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Business Process Automation: How To Get Your Organization Off to a Smart Start in the New Year

The past year was very difficult for non-profits and associations. Yet, despite current orthodoxy targeting 2010 for an economic rebound, the road to recovery is expected to be a long, bumpy ride for most organizations.

According to Edward Wendling, marketing director at Alexandria, Virginia-based Advanced Solutions International, member- and donor-based non-profits should look to business process automation (BPA), to further streamline operations, maximize efficiencies and contain costs. 


Eliminate labor-intensive, manual administration and paper- or hard copy-based systems. Easy functions, such as updating contact information, should not be time-consuming tasks. With BPA, organizations and their staff can instead better manage this data and process it more quickly, and dedicate greater attention to issues central to their donors or members. Non-profits and associations can also reduce operational overhead and the need for extra resources by moving to an automated system.

Create business rules and fundraising or membership data best practices. Organizations should first lay out their unique workflow requirements, and think about what applications or tools can best fulfill users’ needs. Calling upon BPA, non-profits and associations can easily access and piece together demographic, transactional, activity, and channel-preference and motivational data—finding the best way to strengthen their donor and member relationships. Organizations can optimize their management process and appeals at the very same time.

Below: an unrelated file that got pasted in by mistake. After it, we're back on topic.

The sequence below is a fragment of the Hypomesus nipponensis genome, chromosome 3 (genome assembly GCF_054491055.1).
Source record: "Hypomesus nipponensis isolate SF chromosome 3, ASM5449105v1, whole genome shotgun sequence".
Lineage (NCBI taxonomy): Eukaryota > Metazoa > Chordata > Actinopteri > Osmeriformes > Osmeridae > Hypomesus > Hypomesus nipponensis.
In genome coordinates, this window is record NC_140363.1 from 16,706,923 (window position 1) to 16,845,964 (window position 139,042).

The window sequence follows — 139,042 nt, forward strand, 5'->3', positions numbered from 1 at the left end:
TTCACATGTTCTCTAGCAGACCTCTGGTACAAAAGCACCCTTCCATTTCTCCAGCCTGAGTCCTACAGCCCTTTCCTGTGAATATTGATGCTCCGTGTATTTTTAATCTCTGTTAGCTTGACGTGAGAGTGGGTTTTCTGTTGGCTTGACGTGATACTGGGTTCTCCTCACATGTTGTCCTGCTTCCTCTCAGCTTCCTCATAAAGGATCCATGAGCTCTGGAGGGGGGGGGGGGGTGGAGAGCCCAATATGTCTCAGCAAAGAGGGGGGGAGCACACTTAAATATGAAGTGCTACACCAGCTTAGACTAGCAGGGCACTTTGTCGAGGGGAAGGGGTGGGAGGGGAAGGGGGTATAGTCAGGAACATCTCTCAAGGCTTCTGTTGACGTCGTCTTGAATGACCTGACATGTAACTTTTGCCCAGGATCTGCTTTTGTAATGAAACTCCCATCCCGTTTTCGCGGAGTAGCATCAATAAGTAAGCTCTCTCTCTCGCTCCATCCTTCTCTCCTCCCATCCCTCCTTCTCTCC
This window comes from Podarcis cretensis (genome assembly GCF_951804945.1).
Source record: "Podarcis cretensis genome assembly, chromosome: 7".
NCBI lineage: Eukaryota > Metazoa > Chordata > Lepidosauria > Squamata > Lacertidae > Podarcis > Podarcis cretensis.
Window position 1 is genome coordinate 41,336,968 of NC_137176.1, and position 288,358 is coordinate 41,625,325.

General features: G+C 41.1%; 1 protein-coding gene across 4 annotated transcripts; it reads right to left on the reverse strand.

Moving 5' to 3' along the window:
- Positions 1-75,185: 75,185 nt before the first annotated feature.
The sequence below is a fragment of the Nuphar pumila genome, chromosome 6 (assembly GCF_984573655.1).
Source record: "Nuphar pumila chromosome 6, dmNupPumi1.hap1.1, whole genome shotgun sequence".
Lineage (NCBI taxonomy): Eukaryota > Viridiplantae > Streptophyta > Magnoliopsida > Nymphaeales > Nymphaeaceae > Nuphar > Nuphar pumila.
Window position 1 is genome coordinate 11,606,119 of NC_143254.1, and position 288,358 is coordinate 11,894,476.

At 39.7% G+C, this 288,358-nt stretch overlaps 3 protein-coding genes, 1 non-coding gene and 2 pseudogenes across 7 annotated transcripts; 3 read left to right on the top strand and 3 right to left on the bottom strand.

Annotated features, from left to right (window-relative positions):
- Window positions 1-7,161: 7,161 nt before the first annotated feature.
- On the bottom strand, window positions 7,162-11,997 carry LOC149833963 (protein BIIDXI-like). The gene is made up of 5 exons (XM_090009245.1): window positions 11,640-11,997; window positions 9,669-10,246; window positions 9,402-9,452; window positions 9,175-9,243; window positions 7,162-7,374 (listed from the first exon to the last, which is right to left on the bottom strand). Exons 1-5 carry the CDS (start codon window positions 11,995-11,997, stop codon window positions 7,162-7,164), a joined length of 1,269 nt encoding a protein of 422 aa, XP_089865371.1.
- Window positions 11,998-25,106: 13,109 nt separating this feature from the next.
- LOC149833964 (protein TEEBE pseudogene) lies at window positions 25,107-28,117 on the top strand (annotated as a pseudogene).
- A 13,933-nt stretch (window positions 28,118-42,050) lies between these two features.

Integrate the customer relationship management (CRM) system and the content management system (CMS). Transactions conducted through an organization’s Web site, such as donations and event registrations, should be recorded directly into the database; if not, staff time can be wasted with rekeying these transactions or correcting mistakes created due to multiple databases. Workflow and BPA rules can be put in place to ensure an organization’s brand standards are maintained, and its data remains “clean”.

Non-profits and associations need to think about new ways of doing more with less, and BPA can allow organizations to not only tighten their belts but also improve upon their mission-critical operations. Rather than struggling over their data and technology infrastructure, donor- and member-based non-profits can get off to a smart start in 2010 and be better equipped to deal with any ramifications of the economic downturn.

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